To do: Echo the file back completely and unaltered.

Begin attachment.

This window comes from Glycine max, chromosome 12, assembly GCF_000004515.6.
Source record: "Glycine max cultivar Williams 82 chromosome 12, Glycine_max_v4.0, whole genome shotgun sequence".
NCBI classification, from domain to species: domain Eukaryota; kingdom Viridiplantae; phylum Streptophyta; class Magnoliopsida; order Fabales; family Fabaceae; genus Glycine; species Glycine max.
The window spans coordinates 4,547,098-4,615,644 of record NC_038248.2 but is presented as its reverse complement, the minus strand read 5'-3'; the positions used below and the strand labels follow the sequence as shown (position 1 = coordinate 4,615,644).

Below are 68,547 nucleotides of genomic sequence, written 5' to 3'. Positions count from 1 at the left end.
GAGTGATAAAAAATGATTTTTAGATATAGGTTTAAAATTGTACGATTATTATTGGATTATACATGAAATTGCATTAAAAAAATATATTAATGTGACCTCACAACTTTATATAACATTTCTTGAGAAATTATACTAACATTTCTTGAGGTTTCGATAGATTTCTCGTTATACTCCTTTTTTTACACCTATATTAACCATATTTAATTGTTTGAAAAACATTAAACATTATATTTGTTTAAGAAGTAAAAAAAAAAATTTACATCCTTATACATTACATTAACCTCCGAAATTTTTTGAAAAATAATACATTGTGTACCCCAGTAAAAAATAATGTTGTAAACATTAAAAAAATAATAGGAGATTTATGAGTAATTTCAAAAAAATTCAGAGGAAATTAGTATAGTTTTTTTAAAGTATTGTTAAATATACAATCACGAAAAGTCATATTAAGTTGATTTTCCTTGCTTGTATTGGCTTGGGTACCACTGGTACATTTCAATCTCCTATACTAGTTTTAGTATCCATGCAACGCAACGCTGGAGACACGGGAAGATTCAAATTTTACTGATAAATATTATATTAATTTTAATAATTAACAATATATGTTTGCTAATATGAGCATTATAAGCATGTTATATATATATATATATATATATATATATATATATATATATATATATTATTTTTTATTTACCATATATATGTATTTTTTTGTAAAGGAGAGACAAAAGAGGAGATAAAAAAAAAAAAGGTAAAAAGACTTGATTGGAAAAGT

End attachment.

This window comes from Glycine max, chromosome 12, assembly GCF_000004515.6.
Source record: "Glycine max cultivar Williams 82 chromosome 12, Glycine_max_v4.0, whole genome shotgun sequence".
NCBI classification, from domain to species: domain Eukaryota; kingdom Viridiplantae; phylum Streptophyta; class Magnoliopsida; order Fabales; family Fabaceae; genus Glycine; species Glycine max.
The window spans coordinates 4,547,098-4,615,644 of record NC_038248.2 but is presented as its reverse complement, the minus strand read 5'-3'; the positions used below and the strand labels follow the sequence as shown (position 1 = coordinate 4,615,644).

Below are 68,547 nucleotides of genomic sequence, written 5' to 3'. Positions count from 1 at the left end.
GAGTGATAAAAAATGATTTTTAGATATAGGTTTAAAATTGTACGATTATTATTGGATTATACATGAAATTGCATTAAAAAAATATATTAATGTGACCTCACAACTTTATATAACATTTCTTGAGAAATTATACTAACATTTCTTGAGGTTTCGATAGATTTCTCGTTATACTCCTTTTTTTACACCTATATTAACCATATTTAATTGTTTGAAAAACATTAAACATTATATTTGTTTAAGAAGTAAAAAAAAAAATTTACATCCTTATACATTACATTAACCTCCGAAATTTTTTGAAAAATAATACATTGTGTACCCCAGTAAAAAATAATGTTGTAAACATTAAAAAAATAATAGGAGATTTATGAGTAATTTCAAAAAAATTCAGAGGAAATTAGTATAGTTTTTTTAAAGTATTGTTAAATATACAATCACGAAAAGTCATATTAAGTTGATTTTCCTTGCTTGTATTGGCTTGGGTACCACTGGTACATTTCAATCTCCTATACTAGTTTTAGTATCCATGCAACGCAACGCTGGAGACACGGGAAGATTCAAATTTTACTGATAAATATTATATTAATTTTAATAATTAACAATATATGTTTGCTAATATGAGCATTATAAGCATGTTATATATATATATATATATATATATATATATATATATATATATATATTATTTTTTATTTACCATATATATGTATTTTTTTGTAAAGGAGAGACAAAAGAGGAGATAAAAAAAAAAAAGGTAAAAAGACTTGATTGGAAAAGT